Stan Hornagold, senior partner at management consultant Hornagold & Hills, gives us some principles to follow if the Thames Gateway development is to succeed
Right now, it may appear that its sole contribution to the region resides in providing the capital with ever more conference centres, but Thames Gateway has the potential to change London and the South-east for the better.

All ambitious projects face serious challenges, but the Gateway's are of an unprecedented scale and complexity. Almost every facet of urban life will be affected – housing, healthcare, education, infrastructure, commerce and leisure. Every London borough and several layers of central and local government will be engaged. Development agencies for London, the South-east and east England will have their say. Much of the private sector is, understandably, seeking involvement. Add a plethora of special interest groups, from local communities to environmentalists and Thames Gateway risks becoming bogged down in a bureaucratic morass. The sheer volume of parties involved is contributing more confusion than constructive action. Yet such is its scale that the combined resources of the public and private sectors and local communities must be mobilised if Thames Gateway is to be more than the sum of its parts.

To mitigate this and create an environment for success, a number of practical steps need to be taken now. The first and most essential should be the appointment of an inspiring, practical leader. No major project ever succeeded without one.

This is a world-class project, so a world-class team must be hired. The team's establishment, procedures and project management must be programmed. Written procedures must be applied intelligently, concentrating on action, not bureaucracy. If it cannot be described on paper, it cannot be delivered.

Time and patience will be vital. Expectations should be realistic, or disillusionment will set in. Steady, sustainable progress is better than the extremes of undue haste or a painstakingly slow quest for perfection.

Here are my 12 key ingredients for the success of Thames Gateway:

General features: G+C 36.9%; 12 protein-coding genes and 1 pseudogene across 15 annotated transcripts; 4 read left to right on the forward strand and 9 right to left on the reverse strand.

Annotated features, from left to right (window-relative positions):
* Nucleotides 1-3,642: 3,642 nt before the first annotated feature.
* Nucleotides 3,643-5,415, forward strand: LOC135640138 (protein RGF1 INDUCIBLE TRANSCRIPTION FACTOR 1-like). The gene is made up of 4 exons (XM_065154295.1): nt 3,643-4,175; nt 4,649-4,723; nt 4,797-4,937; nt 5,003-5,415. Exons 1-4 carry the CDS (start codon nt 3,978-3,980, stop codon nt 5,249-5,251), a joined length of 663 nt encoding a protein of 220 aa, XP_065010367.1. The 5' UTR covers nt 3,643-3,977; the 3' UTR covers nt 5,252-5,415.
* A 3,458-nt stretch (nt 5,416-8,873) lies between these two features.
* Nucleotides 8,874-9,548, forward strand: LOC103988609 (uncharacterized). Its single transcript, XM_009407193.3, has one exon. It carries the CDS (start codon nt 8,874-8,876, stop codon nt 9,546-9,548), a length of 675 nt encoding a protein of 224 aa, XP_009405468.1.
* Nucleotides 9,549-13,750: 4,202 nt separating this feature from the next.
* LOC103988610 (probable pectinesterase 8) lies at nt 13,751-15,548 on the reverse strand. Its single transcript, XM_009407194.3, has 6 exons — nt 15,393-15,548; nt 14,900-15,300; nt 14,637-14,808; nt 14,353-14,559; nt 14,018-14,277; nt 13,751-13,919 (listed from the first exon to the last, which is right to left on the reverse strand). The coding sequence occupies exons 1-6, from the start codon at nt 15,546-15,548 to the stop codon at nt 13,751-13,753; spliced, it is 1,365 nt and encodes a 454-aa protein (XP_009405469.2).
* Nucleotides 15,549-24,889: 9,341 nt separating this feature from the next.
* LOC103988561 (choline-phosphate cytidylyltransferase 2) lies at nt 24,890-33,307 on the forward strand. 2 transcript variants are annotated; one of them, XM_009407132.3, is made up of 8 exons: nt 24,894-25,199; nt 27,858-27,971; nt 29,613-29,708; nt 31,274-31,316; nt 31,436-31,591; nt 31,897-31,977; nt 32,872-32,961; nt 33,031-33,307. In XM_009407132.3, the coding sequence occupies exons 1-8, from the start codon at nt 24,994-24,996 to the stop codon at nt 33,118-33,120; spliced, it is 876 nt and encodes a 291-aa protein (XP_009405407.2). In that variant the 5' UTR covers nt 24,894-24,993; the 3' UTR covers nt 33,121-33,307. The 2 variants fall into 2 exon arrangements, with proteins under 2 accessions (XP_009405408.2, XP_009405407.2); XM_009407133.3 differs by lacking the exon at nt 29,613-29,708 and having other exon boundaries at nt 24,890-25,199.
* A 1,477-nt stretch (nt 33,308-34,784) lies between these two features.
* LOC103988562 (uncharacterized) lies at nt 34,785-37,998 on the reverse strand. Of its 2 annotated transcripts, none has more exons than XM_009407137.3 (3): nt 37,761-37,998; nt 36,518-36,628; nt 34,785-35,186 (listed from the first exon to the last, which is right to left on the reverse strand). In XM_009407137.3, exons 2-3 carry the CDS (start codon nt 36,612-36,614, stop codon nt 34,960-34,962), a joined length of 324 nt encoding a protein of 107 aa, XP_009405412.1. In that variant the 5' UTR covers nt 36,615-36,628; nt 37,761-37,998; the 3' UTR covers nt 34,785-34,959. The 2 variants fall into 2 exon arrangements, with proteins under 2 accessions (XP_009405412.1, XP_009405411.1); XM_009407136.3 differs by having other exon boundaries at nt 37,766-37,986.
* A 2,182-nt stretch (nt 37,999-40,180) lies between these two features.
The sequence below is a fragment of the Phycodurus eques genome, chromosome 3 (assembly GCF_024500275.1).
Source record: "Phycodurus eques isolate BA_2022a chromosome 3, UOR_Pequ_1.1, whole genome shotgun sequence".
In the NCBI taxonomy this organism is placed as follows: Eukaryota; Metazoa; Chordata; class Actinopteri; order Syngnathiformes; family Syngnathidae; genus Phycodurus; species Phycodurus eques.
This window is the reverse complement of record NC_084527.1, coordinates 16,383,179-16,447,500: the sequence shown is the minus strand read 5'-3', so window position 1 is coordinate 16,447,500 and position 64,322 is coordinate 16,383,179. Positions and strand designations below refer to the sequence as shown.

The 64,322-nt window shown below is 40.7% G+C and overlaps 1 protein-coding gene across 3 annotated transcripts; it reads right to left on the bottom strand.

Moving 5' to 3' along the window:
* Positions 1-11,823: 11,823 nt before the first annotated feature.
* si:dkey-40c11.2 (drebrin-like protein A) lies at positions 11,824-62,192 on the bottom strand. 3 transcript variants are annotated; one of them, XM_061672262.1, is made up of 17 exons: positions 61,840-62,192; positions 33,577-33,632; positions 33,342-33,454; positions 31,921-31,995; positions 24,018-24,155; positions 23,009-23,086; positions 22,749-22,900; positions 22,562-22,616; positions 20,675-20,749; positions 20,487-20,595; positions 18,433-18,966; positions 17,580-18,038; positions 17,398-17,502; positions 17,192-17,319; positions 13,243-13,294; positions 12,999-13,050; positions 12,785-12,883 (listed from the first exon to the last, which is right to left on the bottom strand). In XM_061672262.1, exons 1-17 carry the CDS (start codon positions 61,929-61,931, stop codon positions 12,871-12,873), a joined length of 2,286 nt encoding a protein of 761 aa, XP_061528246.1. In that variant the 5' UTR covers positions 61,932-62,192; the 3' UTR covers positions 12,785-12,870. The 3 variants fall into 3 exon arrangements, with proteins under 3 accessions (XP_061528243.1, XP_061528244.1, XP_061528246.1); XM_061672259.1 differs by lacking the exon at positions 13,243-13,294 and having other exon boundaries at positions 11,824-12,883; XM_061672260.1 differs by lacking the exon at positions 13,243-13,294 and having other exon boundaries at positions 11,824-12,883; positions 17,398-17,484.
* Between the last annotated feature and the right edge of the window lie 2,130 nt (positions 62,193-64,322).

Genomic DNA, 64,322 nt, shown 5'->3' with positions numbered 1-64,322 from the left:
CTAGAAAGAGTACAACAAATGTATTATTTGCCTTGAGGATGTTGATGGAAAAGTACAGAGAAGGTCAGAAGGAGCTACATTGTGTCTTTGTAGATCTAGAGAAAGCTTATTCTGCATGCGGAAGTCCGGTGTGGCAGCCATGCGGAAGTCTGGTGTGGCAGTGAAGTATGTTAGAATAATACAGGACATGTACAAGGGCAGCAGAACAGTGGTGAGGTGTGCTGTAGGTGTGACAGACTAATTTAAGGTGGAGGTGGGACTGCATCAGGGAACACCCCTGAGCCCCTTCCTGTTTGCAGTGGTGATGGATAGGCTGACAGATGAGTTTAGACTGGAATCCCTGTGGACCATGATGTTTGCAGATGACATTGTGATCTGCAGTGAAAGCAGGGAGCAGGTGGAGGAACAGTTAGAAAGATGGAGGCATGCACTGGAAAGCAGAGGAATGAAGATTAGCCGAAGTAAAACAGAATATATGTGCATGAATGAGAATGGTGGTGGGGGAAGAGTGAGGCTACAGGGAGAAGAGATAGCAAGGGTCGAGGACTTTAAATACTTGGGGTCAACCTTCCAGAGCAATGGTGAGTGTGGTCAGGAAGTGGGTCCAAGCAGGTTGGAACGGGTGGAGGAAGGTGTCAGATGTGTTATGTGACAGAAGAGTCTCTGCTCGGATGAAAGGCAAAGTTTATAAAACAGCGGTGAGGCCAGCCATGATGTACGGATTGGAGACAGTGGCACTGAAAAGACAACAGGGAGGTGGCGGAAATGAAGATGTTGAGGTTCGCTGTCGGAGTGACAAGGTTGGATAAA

• Make sure that the vision is clear and worthwhile. It may seem obvious, but the Millennium Dome showed us that even in major projects these attributes can be overlooked. Major projects need support from all quarters or enthusiasm drains rapidly.

  • Learn lessons from other projects. There are few to compare with the sheer scale of Thames Gateway. Yet the extraordinary success of London Docklands' reinvention as Canary Wharf contains some valuable lessons. This "overnight success" was some 25 years in the making.

  • Keep sight of the vision despite the mass of detail. Projects usually fail because it is not always easy to see the wood for the trees. Clear thinking and conviction will be required.

  • Use people with the right blend of skills. Thames Gateway must be adequately resourced with team members who are capable of clear decision-making, flexibility, the ability to deal with all types of people and a positive attitude.

  • Identify the interfaces between organisations. Define organisations' respective roles and present this in a way that everyone can understand.

  • Ensure that development is sustainable. This involves a long list of "dos", including being more profitable and competitive, focusing on quality and customer satisfaction, respecting all stakeholders and enhancing the environment.

  • Encourage everyone to think outside their immediate interests. Genuine commitment to the vision is the best way of ensuring success. The private sector must take responsibility for partnering.

  • Build momentum from "quick wins". They encourage greater participation, enhance values and, crucially, encourage the release of finance.

  • Say yes quickly. Any proposals that fit within the agreed parameters should be allowed to proceed quickly. Regeneration is a fragile process that requires trust and confidence, making good decision-making and rapid responses vital.

  • Be prepared to say no constructively and confidently. Thames Gateway must be seen to be fair and open, while not being a hostage to bureaucracy or pressure groups. Poor proposals should be rejected with firmness and diplomacy.

  • Recognise the scale and importance of financing. The sheer scale of the Gateway will influence the financial markets and the availability of capital. The private sector must therefore make financing arrangements as soon as possible and involve the markets in a way that facilitates the smoothing of financial phases.

  • Make all communications precise and fast. Good information packs and websites will be vital if staff at the centre are to cope with the demand for information.

Thames Gateway is a magnificently ambitious project that is vital to the future prosperity and success of London and the South-east. We will know that it is truly under way when the action starts and the conferences – so vital in the early stages – are no longer required.